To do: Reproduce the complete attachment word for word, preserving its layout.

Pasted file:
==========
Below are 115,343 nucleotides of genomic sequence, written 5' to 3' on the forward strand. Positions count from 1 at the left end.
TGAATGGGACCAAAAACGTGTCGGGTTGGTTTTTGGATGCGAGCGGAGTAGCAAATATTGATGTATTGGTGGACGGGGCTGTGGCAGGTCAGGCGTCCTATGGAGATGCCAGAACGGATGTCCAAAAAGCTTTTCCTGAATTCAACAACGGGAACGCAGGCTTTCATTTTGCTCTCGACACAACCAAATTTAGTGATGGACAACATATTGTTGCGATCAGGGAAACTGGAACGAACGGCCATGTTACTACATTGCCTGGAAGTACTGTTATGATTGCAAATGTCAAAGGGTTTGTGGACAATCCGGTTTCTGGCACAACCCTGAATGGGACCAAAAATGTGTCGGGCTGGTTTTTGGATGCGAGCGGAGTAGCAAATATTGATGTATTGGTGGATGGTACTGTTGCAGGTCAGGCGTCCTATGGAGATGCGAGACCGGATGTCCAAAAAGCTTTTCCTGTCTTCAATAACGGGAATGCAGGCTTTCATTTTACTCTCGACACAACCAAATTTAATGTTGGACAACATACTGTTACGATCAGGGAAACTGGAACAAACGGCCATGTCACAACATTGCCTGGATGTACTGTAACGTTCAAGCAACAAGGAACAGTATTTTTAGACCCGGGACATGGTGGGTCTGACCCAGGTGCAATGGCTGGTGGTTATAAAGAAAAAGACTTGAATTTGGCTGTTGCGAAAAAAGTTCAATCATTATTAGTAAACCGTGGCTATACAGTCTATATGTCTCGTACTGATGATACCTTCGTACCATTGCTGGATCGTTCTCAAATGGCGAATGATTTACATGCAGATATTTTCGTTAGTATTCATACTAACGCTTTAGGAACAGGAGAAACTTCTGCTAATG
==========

Below are 115,343 nucleotides of genomic sequence, written 5' to 3' on the forward strand. Positions count from 1 at the left end.
TGAATGGGACCAAAAACGTGTCGGGTTGGTTTTTGGATGCGAGCGGAGTAGCAAATATTGATGTATTGGTGGACGGGGCTGTGGCAGGTCAGGCGTCCTATGGAGATGCCAGAACGGATGTCCAAAAAGCTTTTCCTGAATTCAACAACGGGAACGCAGGCTTTCATTTTGCTCTCGACACAACCAAATTTAGTGATGGACAACATATTGTTGCGATCAGGGAAACTGGAACGAACGGCCATGTTACTACATTGCCTGGAAGTACTGTTATGATTGCAAATGTCAAAGGGTTTGTGGACAATCCGGTTTCTGGCACAACCCTGAATGGGACCAAAAATGTGTCGGGCTGGTTTTTGGATGCGAGCGGAGTAGCAAATATTGATGTATTGGTGGATGGTACTGTTGCAGGTCAGGCGTCCTATGGAGATGCGAGACCGGATGTCCAAAAAGCTTTTCCTGTCTTCAATAACGGGAATGCAGGCTTTCATTTTACTCTCGACACAACCAAATTTAATGTTGGACAACATACTGTTACGATCAGGGAAACTGGAACAAACGGCCATGTCACAACATTGCCTGGATGTACTGTAACGTTCAAGCAACAAGGAACAGTATTTTTAGACCCGGGACATGGTGGGTCTGACCCAGGTGCAATGGCTGGTGGTTATAAAGAAAAAGACTTGAATTTGGCTGTTGCGAAAAAAGTTCAATCATTATTAGTAAACCGTGGCTATACAGTCTATATGTCTCGTACTGATGATACCTTCGTACCATTGCTGGATCGTTCTCAAATGGCGAATGATTTACATGCAGATATTTTCGTTAGTATTCATACTAACGCTTTAGGAACAGGAGAAACTTCTGCTAATG